Friday, August 29, 2008

keeping up with the Trumps

In 10 Things Millionaires Won't Tell You, Daren Fonda lists some surprising and not-so-surprising facts about America's millionaires, including "You worry about the Joneses -- I worry about keeping up with the Trumps."

It's an interesting read, although not everything is accurate. One of the 10 says, "Turns out money can buy happiness." Not really true. (My Psych thesis was on subjective well-being -- a composite of happiness and life satisfaction -- and, for a while, I was wading knee-length through meta-analyses and other such studies exploring SWB, so it's hard to not know what I'm talking about.)

Three more things that the article incidentally told me:

1. Membership at an elite golf club can cost $300,000 a year? For golf?! (Plebeian of me, I know.) If someone gave me that kind of money, just one year's worth, I'd never have to work again.

2. For $2,000-$4,000 a month, clients can get 24-hour access to a primary-care physician who makes house calls and facilitates admission to a hospital, helping these millionaires avoid long waits in the emergency room. Now that's an idea. Anyone interested in a medical partnership similar to that? I'll make the house calls, write the carried order, and admit the patients under your services. Everyone's happy, happy, happy.

3. A Versace bag costs $3,000. Seriously? Isn't it all just a bit pointless? What do you get out of carrying a really expensive bag, a feeling that you're better than everyone else? Won't that just indicate that you must have had really low self-esteem to begin with? Relying on brands...geez... Girls can be really stupid. This will make me sound plebeian again, but IMHO a bag is a bag is a bag. If I had $3,000, and I really like the look and the features of a branded bag, I'd buy its spitting image at Greenhills for $16 (I hear it costs even less in Divisoria but I haven't been there) and spend the rest on, I don't know, food.

Then again, it's their life. Hehe!

Thursday, August 28, 2008

going to the tiangge

I know. I should be making a resume and soliciting letters of recommendation and applying to hospitals and basically being the doctor everyone expects me to be. But I beg for a few more days to just be me.

Naa ko'y negosyo!
(Hehe.)

Remember my trips to Bangkok and Manila? Well, I've photographed all my baligya and assembled them into a new blog, which I called My Tiangge, for lack of a better name idea.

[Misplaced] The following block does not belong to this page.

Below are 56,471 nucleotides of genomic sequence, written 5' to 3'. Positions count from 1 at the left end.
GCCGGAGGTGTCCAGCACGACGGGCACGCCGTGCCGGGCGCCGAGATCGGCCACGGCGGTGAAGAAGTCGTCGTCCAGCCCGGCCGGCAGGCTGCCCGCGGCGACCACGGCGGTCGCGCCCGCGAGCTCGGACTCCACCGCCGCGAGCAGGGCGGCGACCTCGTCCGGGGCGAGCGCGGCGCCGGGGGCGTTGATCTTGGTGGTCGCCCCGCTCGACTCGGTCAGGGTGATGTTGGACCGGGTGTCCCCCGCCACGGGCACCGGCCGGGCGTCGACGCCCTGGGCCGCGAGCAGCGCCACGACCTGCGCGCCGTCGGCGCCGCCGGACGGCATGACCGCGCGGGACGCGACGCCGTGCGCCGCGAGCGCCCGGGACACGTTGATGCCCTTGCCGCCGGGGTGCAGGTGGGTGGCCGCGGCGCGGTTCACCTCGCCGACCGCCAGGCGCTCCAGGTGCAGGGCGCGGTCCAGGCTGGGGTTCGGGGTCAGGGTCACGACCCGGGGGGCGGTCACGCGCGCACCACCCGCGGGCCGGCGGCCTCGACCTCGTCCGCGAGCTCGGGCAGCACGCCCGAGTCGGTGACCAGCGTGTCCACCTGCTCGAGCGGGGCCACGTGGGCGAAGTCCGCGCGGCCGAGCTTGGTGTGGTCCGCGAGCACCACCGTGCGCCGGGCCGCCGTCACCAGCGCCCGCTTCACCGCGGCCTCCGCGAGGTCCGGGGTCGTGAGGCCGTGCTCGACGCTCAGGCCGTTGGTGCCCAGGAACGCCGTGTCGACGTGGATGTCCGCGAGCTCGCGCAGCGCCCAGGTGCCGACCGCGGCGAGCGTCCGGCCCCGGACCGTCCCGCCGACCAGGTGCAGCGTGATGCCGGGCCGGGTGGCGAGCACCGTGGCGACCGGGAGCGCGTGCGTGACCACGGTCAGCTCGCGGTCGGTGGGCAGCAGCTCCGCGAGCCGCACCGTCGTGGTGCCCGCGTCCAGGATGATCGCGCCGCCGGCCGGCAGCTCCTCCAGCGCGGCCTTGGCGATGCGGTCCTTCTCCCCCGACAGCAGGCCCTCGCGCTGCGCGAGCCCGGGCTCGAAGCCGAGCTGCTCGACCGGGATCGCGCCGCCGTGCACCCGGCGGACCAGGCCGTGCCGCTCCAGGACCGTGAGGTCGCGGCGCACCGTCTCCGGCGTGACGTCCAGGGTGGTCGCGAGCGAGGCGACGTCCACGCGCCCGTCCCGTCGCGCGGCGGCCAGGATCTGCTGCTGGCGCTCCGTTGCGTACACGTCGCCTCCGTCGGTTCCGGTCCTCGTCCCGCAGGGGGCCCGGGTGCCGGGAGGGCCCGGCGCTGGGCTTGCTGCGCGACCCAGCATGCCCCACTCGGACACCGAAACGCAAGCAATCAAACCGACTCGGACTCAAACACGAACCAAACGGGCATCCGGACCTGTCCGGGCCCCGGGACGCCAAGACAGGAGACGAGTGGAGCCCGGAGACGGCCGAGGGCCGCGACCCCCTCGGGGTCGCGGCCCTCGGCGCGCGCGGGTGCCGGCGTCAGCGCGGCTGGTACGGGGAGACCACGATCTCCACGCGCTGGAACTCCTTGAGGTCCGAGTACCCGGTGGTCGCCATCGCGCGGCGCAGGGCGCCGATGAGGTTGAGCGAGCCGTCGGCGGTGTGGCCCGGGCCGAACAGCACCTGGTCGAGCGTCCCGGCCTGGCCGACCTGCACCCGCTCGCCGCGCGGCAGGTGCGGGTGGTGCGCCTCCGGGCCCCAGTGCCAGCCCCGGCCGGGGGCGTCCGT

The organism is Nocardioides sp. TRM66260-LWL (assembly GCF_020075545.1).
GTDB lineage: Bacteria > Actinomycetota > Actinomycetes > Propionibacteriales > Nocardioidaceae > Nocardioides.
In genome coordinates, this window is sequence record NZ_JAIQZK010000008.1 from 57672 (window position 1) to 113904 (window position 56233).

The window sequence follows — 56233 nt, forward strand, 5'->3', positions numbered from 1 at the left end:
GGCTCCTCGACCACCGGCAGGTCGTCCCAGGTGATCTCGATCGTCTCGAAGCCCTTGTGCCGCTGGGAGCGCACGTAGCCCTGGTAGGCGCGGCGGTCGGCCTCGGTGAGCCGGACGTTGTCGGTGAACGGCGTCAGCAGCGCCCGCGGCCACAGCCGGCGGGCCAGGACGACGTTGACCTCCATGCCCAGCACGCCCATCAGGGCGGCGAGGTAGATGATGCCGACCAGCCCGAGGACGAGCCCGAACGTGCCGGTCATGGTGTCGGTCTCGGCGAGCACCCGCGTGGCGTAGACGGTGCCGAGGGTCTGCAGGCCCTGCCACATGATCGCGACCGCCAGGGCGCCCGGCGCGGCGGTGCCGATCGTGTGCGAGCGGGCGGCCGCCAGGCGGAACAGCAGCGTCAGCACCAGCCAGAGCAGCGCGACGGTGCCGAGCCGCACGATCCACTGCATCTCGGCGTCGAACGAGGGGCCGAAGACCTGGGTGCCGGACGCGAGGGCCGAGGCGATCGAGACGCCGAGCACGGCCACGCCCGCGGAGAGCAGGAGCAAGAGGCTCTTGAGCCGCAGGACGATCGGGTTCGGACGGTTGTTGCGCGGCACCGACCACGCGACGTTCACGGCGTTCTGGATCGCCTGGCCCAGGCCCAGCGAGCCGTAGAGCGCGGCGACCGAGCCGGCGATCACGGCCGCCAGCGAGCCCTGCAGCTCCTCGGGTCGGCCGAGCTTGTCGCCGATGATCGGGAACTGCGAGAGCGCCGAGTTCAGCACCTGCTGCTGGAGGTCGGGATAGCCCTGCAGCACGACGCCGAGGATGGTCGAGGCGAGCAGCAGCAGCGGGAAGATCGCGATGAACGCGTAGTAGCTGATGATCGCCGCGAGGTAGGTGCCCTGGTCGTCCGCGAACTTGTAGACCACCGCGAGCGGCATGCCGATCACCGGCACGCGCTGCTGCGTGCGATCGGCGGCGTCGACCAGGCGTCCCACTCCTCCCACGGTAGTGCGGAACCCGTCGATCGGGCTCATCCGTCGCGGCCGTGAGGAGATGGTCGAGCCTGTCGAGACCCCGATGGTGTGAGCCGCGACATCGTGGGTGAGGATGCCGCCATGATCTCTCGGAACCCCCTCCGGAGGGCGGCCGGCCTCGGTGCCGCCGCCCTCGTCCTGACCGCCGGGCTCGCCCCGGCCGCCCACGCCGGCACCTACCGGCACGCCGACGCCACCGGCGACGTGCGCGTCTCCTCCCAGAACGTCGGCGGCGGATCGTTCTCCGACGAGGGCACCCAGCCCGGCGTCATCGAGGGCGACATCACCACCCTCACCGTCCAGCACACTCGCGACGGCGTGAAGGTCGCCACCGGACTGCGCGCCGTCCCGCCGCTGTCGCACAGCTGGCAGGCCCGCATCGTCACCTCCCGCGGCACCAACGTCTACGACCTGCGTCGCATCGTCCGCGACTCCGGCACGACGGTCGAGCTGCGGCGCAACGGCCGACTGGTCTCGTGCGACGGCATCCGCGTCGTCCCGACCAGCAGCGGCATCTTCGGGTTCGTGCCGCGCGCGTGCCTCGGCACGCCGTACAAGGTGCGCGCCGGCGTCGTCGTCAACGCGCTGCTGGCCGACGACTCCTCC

I'm also thinking of putting up a "garage sale" section (heaven knows my messy room needs such a sale) and, if I find the right stuff, maybe an "ukay-ukay" section. Trip lang.

Support the destitute. Go to http://my-tiangge.blogspot.com/ and buy something. Hahaha!

Monday, August 25, 2008

decisions

To train or not to train. What to train in. Where to train.

To moonlight first or not to. Where to moonlight.

To join Doctors To The Barrios before or after training, if I train.

To seriously try my hand at business or not.

To look for work abroad or not.

All I know is:
- I'm meeting friends tomorrow at Ayala
- I'm inquiring at the PAG-IBIG office on how to become a voluntary member, probably tomorrow as well
- I have to register at PRC and take my oaths
- I'm joining a free clinic in Talamban on Sept. 5

Oh, well. One day at a time. Off to the shower.

* Advice appreciated! Feel free to comment.

Saturday, August 23, 2008

today in "Health News On A Platter"

They say being a doctor is a never-ending learning process (oh, no...) and it certainly helps if you keep up-to-date with the latest health news.

On the other hand, health is a concern for everyone, and even people who aren't in the health-care profession need to be well-informed to make the right choices about everything from food to medicines to anti-aging treatments.

In Health News On A Platter, I summarize health news in a way that everyone can understand (you'll be surprised how doctors need a break from all that medical jargon) and provide links to the full stories for people who want to learn more about the topic.

The menu for today:

Which three wrinkle treatments are effective?

Some studies find possible link between cancer and Vytorin / low LDL levels

TOLD you it's okay to take a bath after exercise

the news on face transplants

just a spoonful of sugar makes the medicine go down -- literally

obsessive-compulsive patients may benefit from brain surgery


No professional fee required. What's the catch? I don't know. I'm still trying to figure out how to do this for a living. ;-)

Friday, August 22, 2008

I passed!

To pass the board exam for doctors, you need an average of 75, and no grade in any subject should be lower than 50. After the Anatomy part of the exam, I thought I was done for. Since score computation considered the difficulty level of the questions, my only hope was that everyone would find the test items difficult. But after some classmates found Pathology "acceptable" and I had not, my heart sank. By the time the second exam weekend rolled around, I was in tears.

But miracles still do happen. Last night, with heart pounding and hands shaking, I scanned the list of successful examinees and found what I desperately wanted to see:


Solera, Ligaya Arceo

I made it.

- - - - - - -